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A Key Player in the Coming Bio-Revolution

Throughout the twentieth century the U.S. pulp and paper industry supplied domestic markets while also serving global markets as a net exporter. It was, and remains, the world’s largest pulp and paper industry. 

In recent decades, however, fortunes have begun to change. Despite the fact that paper and paperboard  consumption has more than doubled in the United States since 1970 and increased almost 40 percent since the late 1980s, there have been no new domestic paper mills constructed since 1989, and no new paper machines brought on line since the mid 1990s. Overall, domestic paper and paperboard manufacturing capacity declined from 2000 through 2003 at an average annual rate of 0.6 percent, the first period of consecutive year declines in manufacturing capacity in U.S. papermaking history. While it appears that renewed modest investment in the U.S. paper and paperboard industry may occur over the next several years (growth of 0.7 percent in manufacturing capacity was recorded in 2004), further losses in paper mill employment and production capacity are likely.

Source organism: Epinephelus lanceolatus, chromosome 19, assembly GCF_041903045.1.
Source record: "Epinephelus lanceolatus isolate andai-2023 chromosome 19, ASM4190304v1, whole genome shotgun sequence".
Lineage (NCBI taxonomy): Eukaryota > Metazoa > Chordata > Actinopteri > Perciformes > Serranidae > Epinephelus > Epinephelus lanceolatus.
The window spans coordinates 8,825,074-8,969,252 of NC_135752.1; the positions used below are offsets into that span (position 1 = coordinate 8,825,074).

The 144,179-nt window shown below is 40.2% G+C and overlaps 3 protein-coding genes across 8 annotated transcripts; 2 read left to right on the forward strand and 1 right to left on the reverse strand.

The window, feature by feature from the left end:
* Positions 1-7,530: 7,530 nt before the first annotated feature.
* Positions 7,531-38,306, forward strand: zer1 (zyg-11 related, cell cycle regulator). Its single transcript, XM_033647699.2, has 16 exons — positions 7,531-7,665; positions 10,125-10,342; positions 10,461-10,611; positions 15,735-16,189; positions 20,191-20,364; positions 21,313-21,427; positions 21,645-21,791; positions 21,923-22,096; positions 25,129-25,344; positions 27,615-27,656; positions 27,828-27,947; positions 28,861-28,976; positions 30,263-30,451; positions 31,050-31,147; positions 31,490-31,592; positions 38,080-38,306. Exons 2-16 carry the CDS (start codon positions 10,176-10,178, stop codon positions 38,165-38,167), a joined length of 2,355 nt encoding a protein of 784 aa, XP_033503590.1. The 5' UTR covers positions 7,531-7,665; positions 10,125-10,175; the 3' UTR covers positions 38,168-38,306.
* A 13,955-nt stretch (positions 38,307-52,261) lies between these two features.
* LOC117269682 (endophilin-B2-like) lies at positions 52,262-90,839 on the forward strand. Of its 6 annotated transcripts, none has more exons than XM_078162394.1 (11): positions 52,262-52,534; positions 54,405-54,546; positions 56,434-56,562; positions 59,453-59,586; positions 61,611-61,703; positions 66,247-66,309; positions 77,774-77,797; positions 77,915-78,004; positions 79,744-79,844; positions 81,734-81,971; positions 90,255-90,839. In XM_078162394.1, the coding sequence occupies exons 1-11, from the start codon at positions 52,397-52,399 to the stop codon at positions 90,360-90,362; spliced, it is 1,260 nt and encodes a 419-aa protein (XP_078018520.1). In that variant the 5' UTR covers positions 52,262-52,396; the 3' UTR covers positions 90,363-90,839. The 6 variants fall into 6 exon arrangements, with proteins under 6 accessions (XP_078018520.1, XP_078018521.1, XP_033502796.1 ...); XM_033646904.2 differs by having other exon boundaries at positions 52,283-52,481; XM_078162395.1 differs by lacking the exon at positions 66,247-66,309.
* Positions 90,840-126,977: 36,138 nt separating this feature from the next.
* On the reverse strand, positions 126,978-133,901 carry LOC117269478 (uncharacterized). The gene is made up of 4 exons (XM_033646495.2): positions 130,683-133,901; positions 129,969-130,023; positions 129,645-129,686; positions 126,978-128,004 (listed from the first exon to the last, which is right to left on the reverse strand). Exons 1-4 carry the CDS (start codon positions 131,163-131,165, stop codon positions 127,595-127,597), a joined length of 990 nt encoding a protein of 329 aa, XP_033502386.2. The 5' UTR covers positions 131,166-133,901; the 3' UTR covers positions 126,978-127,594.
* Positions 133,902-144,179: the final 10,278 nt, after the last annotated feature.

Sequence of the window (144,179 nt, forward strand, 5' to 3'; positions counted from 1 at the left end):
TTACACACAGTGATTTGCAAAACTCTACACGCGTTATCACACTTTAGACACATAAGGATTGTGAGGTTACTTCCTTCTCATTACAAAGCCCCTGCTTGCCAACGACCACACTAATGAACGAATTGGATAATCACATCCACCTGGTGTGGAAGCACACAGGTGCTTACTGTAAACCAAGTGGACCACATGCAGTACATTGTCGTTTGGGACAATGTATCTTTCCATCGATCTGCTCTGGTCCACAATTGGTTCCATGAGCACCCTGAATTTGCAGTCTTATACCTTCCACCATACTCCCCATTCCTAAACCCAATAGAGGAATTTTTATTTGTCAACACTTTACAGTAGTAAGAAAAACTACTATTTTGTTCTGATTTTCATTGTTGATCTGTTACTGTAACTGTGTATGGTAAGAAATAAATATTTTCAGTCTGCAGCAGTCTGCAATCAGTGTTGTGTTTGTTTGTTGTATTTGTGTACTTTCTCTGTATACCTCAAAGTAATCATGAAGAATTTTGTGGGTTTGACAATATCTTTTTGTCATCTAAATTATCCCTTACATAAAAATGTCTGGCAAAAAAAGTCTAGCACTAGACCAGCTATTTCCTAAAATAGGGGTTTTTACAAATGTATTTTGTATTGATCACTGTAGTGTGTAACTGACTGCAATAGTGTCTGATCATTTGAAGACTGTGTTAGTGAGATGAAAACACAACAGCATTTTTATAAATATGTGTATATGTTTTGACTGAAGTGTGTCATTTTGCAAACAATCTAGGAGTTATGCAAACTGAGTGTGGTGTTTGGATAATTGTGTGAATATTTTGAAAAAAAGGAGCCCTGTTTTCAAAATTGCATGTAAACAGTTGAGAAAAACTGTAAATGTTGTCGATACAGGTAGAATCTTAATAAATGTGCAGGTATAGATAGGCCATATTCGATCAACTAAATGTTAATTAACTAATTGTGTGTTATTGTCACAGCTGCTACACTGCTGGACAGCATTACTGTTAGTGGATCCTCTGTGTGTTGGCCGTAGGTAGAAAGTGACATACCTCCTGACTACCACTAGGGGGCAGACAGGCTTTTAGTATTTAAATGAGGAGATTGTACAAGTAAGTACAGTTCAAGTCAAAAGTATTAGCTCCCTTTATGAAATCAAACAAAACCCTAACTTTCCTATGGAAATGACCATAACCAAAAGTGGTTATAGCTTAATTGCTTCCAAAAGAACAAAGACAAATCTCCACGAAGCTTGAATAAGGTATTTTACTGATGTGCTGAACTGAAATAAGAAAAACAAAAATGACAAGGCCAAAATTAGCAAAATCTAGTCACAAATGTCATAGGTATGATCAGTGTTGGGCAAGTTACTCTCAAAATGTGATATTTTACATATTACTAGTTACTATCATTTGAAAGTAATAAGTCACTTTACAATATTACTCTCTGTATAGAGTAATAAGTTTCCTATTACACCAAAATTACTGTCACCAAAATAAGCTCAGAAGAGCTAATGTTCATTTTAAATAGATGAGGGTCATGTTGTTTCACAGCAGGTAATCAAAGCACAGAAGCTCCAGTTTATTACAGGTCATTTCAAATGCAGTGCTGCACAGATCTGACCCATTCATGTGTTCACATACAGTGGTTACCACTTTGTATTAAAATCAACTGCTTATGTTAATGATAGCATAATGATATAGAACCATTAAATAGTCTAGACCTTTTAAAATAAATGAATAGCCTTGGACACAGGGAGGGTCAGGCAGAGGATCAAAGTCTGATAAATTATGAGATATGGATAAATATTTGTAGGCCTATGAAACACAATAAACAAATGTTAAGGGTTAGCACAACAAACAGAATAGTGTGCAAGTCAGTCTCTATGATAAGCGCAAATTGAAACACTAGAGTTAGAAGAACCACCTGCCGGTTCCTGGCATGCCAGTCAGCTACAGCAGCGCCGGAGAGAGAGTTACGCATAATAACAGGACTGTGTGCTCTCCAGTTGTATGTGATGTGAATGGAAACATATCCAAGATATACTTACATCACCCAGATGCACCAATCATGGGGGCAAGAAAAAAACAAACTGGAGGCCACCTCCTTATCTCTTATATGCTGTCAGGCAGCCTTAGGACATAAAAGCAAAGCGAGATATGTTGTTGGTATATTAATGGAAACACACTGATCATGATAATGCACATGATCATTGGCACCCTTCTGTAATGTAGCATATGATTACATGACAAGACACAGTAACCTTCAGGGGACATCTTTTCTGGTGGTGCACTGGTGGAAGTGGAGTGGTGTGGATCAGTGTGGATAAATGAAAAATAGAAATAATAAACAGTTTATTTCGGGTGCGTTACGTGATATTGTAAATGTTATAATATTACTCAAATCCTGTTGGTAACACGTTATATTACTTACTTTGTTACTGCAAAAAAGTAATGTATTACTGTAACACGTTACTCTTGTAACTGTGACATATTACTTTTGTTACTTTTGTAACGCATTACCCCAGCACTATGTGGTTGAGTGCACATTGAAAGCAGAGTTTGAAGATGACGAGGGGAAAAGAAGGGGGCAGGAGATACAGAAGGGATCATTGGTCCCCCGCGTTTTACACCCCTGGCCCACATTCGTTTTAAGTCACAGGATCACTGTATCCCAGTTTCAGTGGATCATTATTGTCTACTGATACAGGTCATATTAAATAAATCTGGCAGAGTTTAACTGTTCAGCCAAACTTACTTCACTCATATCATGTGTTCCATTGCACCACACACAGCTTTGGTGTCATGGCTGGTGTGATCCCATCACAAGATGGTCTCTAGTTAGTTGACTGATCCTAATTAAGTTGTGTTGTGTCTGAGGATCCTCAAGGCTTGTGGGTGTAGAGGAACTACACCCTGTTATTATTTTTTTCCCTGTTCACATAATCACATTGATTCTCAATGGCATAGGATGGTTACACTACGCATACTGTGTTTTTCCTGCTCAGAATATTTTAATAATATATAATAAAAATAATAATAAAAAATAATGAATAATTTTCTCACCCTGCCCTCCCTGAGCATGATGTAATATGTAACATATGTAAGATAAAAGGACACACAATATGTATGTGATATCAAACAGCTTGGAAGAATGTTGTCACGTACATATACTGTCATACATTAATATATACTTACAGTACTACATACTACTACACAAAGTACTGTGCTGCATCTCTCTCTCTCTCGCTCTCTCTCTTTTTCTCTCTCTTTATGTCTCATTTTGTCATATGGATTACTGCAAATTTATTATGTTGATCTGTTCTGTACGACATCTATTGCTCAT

Declining domestic production has been more than offset by a growing global production capacity. Since 1970, worldwide paper consumption has increased over 150 percent, while pulp and paper manufacturing capacity  has increased by an even greater percentage.

In response to the challenge posed by global competition, the domestic paper industry has identified a new strategic direction and embarked on an aggressive research initiative in cooperation with the U.S. Department of Energy and a number of universities. The strategy is to convert existing pulp and paper mills to full bio-refineries, capable of producing not only pulp and paper, but bio-fuels, bio-chemicals, and bio-feedstocks as well.

Recent projects